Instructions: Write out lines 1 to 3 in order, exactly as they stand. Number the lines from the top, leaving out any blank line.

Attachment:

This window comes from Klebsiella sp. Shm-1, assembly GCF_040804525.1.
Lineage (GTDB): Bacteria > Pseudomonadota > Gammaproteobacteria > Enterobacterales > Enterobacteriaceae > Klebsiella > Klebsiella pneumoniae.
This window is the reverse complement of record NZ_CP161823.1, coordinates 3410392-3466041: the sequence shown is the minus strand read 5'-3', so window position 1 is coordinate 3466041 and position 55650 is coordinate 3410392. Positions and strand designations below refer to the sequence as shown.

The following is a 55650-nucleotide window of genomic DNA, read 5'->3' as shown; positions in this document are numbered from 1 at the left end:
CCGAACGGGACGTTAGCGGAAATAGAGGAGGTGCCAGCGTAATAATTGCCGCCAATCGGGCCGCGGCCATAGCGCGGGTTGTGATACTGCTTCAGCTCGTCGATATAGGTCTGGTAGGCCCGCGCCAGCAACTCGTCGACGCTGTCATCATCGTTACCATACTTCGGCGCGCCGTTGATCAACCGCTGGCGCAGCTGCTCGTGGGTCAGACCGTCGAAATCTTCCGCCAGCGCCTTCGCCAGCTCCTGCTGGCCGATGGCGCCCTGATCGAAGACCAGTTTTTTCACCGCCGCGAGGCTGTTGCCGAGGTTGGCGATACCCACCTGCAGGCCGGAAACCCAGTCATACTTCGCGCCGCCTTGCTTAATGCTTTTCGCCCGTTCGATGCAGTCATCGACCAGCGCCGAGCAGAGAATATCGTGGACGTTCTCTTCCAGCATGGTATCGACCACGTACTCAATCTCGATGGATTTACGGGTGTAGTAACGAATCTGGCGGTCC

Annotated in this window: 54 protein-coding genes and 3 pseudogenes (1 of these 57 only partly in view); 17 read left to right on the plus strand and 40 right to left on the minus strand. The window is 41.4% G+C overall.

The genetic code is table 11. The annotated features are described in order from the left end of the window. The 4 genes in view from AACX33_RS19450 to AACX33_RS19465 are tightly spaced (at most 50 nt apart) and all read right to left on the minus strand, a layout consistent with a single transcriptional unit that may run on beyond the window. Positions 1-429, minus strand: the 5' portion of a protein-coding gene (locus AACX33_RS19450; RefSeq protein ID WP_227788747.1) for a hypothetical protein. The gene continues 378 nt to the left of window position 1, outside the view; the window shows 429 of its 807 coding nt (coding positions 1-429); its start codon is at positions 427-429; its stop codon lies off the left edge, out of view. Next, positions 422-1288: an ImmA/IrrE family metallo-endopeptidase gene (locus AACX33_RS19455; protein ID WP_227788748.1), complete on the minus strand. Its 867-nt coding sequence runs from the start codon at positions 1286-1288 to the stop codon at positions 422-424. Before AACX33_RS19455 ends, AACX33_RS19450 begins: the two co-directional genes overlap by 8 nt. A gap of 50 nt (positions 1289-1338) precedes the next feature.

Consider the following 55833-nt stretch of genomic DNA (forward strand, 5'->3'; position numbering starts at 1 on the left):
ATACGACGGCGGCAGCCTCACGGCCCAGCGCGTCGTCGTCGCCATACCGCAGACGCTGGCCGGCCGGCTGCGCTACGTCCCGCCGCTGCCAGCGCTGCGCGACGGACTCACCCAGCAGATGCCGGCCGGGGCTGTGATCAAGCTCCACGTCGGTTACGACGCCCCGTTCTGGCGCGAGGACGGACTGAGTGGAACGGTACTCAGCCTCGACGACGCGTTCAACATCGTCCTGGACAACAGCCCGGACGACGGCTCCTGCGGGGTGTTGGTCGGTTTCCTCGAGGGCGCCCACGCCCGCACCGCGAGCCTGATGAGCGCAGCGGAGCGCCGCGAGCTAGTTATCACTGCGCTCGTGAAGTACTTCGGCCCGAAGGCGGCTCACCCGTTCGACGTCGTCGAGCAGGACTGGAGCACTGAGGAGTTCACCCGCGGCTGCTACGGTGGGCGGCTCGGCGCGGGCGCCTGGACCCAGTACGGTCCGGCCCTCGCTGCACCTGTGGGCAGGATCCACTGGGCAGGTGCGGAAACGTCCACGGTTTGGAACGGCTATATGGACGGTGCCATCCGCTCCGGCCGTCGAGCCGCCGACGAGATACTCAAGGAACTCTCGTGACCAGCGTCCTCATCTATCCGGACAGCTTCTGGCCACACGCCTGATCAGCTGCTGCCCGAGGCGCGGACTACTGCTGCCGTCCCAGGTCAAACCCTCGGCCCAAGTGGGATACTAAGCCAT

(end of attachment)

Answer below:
This window comes from Klebsiella sp. Shm-1, assembly GCF_040804525.1.
Lineage (GTDB): Bacteria > Pseudomonadota > Gammaproteobacteria > Enterobacterales > Enterobacteriaceae > Klebsiella > Klebsiella pneumoniae.
This window is the reverse complement of record NZ_CP161823.1, coordinates 3410392-3466041: the sequence shown is the minus strand read 5'-3', so window position 1 is coordinate 3466041 and position 55650 is coordinate 3410392. Positions and strand designations below refer to the sequence as shown.